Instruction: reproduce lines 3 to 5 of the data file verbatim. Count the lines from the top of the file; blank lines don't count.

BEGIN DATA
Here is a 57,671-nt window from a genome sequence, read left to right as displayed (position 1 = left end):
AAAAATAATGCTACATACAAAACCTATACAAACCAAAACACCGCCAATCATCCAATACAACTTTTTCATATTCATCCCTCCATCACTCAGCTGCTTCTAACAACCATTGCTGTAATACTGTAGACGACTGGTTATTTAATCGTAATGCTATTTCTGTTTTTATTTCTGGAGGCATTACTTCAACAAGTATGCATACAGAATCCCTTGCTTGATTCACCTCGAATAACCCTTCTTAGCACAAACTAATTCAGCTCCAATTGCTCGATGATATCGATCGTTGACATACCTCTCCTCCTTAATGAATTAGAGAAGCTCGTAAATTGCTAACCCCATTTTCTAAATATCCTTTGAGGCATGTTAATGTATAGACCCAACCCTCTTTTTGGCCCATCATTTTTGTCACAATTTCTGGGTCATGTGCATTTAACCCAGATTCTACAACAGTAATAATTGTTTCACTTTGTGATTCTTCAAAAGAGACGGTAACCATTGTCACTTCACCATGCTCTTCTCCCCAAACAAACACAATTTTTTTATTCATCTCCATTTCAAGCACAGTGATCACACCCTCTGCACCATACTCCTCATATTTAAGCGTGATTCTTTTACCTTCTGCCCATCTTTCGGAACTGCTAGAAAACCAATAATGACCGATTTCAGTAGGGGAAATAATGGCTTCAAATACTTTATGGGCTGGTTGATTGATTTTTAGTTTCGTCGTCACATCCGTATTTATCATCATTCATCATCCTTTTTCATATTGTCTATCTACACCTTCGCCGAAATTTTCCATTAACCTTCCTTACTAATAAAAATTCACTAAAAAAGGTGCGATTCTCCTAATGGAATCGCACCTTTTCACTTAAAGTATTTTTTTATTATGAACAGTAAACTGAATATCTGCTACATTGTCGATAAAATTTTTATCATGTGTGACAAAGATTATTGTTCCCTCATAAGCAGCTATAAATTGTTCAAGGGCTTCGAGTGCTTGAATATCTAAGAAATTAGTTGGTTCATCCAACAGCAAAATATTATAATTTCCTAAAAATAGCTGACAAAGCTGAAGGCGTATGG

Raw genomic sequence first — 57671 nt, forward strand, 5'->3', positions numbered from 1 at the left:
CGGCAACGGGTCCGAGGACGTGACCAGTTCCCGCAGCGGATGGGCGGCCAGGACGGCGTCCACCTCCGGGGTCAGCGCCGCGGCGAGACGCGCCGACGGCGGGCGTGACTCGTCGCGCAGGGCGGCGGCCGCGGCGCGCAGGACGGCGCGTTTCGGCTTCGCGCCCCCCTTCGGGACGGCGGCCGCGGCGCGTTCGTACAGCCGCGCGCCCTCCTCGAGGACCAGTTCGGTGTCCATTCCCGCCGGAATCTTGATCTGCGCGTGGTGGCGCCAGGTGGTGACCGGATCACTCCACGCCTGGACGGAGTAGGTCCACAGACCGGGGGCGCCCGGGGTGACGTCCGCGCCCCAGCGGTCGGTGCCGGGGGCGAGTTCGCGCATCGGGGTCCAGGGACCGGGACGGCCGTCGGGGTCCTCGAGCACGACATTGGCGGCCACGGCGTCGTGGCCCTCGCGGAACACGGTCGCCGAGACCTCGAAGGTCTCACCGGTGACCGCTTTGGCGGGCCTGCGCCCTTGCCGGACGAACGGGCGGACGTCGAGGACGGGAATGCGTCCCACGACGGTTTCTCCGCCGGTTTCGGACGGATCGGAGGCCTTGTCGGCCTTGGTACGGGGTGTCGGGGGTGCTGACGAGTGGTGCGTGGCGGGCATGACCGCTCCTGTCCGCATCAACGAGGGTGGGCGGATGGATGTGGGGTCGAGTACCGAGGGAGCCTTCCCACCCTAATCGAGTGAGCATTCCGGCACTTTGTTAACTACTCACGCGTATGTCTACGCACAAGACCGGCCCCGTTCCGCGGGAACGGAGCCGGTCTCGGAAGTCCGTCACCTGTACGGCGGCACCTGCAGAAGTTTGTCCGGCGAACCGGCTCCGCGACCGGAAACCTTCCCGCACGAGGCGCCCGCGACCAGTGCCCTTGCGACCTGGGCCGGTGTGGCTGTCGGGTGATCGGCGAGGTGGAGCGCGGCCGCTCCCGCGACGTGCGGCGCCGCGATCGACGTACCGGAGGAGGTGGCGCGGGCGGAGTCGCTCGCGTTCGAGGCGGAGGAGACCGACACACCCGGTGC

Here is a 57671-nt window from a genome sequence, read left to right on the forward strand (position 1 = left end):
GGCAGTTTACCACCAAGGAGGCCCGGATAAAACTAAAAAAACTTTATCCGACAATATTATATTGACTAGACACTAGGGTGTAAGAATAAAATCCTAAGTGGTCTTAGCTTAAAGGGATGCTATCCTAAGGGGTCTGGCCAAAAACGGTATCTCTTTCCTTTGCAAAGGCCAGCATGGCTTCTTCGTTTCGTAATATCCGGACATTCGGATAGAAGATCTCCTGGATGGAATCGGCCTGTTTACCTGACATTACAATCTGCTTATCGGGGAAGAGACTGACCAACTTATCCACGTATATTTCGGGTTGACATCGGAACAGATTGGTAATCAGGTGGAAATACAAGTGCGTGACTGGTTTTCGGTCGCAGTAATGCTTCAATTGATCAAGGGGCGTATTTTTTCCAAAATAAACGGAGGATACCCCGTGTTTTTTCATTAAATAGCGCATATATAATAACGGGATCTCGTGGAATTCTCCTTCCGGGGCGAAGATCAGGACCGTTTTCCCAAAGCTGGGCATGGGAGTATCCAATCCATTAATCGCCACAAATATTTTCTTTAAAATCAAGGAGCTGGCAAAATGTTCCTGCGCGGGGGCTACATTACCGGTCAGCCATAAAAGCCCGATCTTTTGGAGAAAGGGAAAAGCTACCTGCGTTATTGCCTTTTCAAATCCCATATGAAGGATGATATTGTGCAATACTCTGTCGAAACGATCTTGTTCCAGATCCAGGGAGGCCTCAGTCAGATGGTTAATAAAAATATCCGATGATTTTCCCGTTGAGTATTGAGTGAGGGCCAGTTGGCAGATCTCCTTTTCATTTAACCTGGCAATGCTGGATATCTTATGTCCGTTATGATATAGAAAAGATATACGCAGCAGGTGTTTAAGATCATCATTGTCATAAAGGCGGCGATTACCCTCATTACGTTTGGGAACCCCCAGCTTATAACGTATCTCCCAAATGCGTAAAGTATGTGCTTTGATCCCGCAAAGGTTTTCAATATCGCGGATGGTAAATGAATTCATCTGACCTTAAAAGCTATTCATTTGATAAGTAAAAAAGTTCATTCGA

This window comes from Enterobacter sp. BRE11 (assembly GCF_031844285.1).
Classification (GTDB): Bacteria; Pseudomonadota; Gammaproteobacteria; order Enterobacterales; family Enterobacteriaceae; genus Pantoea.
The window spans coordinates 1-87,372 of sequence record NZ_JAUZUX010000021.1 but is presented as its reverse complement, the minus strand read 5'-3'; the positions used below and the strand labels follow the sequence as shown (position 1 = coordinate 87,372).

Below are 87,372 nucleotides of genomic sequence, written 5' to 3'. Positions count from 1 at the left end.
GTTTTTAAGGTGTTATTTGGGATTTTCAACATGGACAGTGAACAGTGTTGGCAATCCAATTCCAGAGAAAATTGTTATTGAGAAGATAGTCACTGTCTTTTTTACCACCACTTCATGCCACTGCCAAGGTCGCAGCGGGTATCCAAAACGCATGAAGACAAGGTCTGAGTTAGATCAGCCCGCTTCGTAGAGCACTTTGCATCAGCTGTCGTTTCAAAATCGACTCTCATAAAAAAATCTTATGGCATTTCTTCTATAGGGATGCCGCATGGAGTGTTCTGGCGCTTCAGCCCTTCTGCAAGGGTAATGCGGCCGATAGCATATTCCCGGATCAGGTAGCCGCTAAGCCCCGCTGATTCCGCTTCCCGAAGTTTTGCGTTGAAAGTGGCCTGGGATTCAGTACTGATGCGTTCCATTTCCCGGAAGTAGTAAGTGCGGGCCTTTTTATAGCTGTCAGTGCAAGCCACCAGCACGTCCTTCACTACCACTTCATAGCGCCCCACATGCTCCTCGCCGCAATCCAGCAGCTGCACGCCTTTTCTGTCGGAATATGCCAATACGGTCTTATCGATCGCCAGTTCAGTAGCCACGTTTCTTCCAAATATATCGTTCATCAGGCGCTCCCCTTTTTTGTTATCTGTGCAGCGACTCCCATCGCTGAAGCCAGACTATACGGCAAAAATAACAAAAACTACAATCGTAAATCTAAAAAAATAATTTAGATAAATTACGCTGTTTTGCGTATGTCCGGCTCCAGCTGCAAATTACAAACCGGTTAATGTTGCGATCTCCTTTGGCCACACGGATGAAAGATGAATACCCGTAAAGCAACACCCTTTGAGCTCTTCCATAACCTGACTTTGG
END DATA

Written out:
Raw genomic sequence first — 57671 nt, forward strand, 5'->3', positions numbered from 1 at the left:
CGGCAACGGGTCCGAGGACGTGACCAGTTCCCGCAGCGGATGGGCGGCCAGGACGGCGTCCACCTCCGGGGTCAGCGCCGCGGCGAGACGCGCCGACGGCGGGCGTGACTCGTCGCGCAGGGCGGCGGCCGCGGCGCGCAGGACGGCGCGTTTCGGCTTCGCGCCCCCCTTCGGGACGGCGGCCGCGGCGCGTTCGTACAGCCGCGCGCCCTCCTCGAGGACCAGTTCGGTGTCCATTCCCGCCGGAATCTTGATCTGCGCGTGGTGGCGCCAGGTGGTGACCGGATCACTCCACGCCTGGACGGAGTAGGTCCACAGACCGGGGGCGCCCGGGGTGACGTCCGCGCCCCAGCGGTCGGTGCCGGGGGCGAGTTCGCGCATCGGGGTCCAGGGACCGGGACGGCCGTCGGGGTCCTCGAGCACGACATTGGCGGCCACGGCGTCGTGGCCCTCGCGGAACACGGTCGCCGAGACCTCGAAGGTCTCACCGGTGACCGCTTTGGCGGGCCTGCGCCCTTGCCGGACGAACGGGCGGACGTCGAGGACGGGAATGCGTCCCACGACGGTTTCTCCGCCGGTTTCGGACGGATCGGAGGCCTTGTCGGCCTTGGTACGGGGTGTCGGGGGTGCTGACGAGTGGTGCGTGGCGGGCATGACCGCTCCTGTCCGCATCAACGAGGGTGGGCGGATGGATGTGGGGTCGAGTACCGAGGGAGCCTTCCCACCCTAATCGAGTGAGCATTCCGGCACTTTGTTAACTACTCACGCGTATGTCTACGCACAAGACCGGCCCCGTTCCGCGGGAACGGAGCCGGTCTCGGAAGTCCGTCACCTGTACGGCGGCACCTGCAGAAGTTTGTCCGGCGAACCGGCTCCGCGACCGGAAACCTTCCCGCACGAGGCGCCCGCGACCAGTGCCCTTGCGACCTGGGCCGGTGTGGCTGTCGGGTGATCGGCGAGGTGGAGCGCGGCCGCTCCCGCGACGTGCGGCGCCGCGATCGACGTACCGGAGGAGGTGGCGCGGGCGGAGTCGCTCGCGTTCGAGGCGGAGGAGACCGACACACCCGGTGC

Here is a 57671-nt window from a genome sequence, read left to right on the forward strand (position 1 = left end):